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A Talk With Ryutaro Hashimoto


International Business: JAPAN

A TALK WITH RYUTARO HASHIMOTO

With his trademark cigarette holder, sideburns, and ink-black pompadour, Japan's Ryutaro Hashimoto mixes flair with a lifetime experience in the political trenches. After watching two reform leaders fail, voters seem to favor him to become Japan's next Prime Minister. Hashimoto, currently International Trade & Industry Minister, discussed Japan's future on Sept. 13 with BUSINESS WEEK International Managing Editor Robert J. Dowling and Tokyo correspondents Brian Bremner and Edith H. Updike in his Tokyo office.

Q: After four years of recession, Japan is said to be suffering a crisis of confidence. Do you agree?

A: The collapse of financial institutions has damaged confidence in the Japanese economy. And this is shown by the very miserable ratings from the international rating agencies and the extra premium that Japanese banks have to pay in money markets. Because of the Kobe earthquake and terrorism, the myth of the safety of Japan has also collapsed. This is a sad story.

Q: You are on the verge of becoming president of the Liberal Democratic Party and possibly Prime Minister. How would you suggest to change things?

A: I want voters to regain confidence in politics. I'm concerned about the very low level of voter participation. That is the main

reason why I have challenged the leadership in the upcoming LDP election. There are many uncertainties right now in Japan. I would like to wipe them out and restore a very vital society.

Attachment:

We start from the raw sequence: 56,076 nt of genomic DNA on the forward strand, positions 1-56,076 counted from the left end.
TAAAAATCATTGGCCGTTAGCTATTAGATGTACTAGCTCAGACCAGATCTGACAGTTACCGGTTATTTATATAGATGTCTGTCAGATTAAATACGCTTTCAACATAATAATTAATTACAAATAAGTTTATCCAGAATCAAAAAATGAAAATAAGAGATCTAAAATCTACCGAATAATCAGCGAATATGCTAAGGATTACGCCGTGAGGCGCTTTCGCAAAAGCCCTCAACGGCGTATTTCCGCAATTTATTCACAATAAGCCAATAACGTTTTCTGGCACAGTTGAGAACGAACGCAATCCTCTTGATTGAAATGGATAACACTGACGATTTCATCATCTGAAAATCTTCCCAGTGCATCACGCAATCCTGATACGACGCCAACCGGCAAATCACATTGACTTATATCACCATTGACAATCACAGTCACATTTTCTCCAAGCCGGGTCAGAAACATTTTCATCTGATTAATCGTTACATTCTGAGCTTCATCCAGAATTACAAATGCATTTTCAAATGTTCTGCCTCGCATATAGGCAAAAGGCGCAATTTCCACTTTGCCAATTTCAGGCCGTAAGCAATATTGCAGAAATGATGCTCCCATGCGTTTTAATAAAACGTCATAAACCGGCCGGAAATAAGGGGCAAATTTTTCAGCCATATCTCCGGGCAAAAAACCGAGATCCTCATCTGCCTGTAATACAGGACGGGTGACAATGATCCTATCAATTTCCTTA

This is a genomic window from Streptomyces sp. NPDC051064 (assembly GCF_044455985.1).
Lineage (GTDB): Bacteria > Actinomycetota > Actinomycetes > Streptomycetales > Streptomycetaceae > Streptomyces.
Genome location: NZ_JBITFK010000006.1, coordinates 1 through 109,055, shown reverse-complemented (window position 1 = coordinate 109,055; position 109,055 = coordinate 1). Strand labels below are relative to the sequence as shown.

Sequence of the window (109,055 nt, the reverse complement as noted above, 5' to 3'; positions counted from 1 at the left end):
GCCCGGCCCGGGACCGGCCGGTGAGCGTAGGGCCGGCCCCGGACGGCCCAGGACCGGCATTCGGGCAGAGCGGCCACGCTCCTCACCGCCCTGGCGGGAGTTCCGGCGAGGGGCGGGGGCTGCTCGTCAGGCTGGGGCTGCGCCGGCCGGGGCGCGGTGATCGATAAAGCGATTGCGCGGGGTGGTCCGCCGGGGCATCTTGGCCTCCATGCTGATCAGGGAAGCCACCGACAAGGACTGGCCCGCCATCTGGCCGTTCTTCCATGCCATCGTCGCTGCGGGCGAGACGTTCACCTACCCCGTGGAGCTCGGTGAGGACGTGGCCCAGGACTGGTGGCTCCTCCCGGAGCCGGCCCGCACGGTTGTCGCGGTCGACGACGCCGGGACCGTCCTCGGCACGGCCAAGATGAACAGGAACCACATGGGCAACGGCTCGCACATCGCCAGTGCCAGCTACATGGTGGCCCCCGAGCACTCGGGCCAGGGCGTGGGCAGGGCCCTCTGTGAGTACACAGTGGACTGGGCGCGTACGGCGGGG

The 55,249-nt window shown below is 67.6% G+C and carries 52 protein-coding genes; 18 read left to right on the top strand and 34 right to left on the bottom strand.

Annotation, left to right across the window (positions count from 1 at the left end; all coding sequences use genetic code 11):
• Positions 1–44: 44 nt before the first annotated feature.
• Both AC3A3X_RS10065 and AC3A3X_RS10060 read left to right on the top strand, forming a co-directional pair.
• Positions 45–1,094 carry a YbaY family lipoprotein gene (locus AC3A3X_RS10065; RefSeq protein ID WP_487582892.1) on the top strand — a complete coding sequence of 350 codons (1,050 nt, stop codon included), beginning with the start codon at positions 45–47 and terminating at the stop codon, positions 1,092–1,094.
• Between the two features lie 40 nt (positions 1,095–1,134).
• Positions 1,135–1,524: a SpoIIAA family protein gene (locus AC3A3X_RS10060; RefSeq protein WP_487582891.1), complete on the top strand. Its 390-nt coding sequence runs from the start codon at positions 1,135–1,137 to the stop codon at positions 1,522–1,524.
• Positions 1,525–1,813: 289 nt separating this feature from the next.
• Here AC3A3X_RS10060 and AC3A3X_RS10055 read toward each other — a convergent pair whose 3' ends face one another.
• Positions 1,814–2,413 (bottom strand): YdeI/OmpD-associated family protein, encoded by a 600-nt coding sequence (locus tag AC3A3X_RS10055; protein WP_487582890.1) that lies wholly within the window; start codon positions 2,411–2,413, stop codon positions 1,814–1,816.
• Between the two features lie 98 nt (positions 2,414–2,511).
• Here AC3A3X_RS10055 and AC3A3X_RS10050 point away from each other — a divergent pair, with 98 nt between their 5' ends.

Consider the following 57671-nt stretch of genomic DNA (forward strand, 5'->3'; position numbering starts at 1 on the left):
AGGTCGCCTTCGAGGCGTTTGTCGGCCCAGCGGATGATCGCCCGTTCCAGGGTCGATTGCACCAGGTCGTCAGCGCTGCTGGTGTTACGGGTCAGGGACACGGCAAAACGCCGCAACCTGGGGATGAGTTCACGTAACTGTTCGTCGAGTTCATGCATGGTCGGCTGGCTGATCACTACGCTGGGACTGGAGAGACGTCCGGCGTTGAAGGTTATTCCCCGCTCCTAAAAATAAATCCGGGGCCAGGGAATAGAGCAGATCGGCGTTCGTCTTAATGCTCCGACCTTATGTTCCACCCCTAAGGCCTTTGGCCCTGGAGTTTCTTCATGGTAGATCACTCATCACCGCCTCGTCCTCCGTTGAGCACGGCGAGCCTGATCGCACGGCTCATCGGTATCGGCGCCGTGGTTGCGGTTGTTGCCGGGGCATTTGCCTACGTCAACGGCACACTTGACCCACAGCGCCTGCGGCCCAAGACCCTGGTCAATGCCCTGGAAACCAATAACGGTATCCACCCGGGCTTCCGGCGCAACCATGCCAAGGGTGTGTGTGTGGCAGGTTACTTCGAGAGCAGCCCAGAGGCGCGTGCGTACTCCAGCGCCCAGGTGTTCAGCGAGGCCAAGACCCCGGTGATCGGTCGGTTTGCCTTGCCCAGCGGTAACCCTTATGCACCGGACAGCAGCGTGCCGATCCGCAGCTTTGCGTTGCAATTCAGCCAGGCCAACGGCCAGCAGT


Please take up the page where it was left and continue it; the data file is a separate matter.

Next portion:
Q: What will you do to stimulate the economy?

A: What I have to do in the next year or so is restore the economy so that competitive manufacturing industries don't feel they have to leave Japan [but] feel more secure to do business [here at home]. I will use any weapon in my power, whether it's tax policy or anything else. In five years' time, we would like to base our economy on new scientific and technological development. Maybe government will have to make aggressive investment in research and development where we've solely depended on the private sector.

Q: Would you use public money to bail out the banks?

A: If we find out that [private] resources are not enough, then I would like to use some public

money.

Q: Recent policy moves have cooled off the yen. Will moves to deregulate the economy follow?

A: Deregulation has been accelerated in many areas. In the past year, we have seen deregulation in the gas and electric businesses. There is a lot more to do. We have to review the existing regulations regarding telecommunications.

Q: Your tough performance during the U.S.-Japanese auto talks suggests you are an economic nationalist. Is this true?

A: In most other cases, I have been more cooperative with the Americans. Last year, I was in Washington urging dialogue. If the U.S. side had listened to our suggestions, then we wouldn't have needed to expend unnecessary energy.

Q: Japan has protested Beijing's current nuclear weapons testing. Do you view China as a threat in Asia?

A: Our position is to abolish nuclear arms. We are against nuclear testing by any country. The biggest issue for Japan is how we can support China's current position of opening up the country and how we can make that policy stable. We have to appeal to China to act in line with international rules, such as [those of] intellectual property rights.

Q: Are the U.S. and Japan destined to be economic rivals?

A: Japan and the U.S. should be able to become better partners. Today there is basically no communication in areas other than the economy. When we look back at the postwar era, there was a lot of communication. Now, when Japanese go to the States, all they think about is what to buy. And in the endaka era, fewer U.S. tourists come to Japan.


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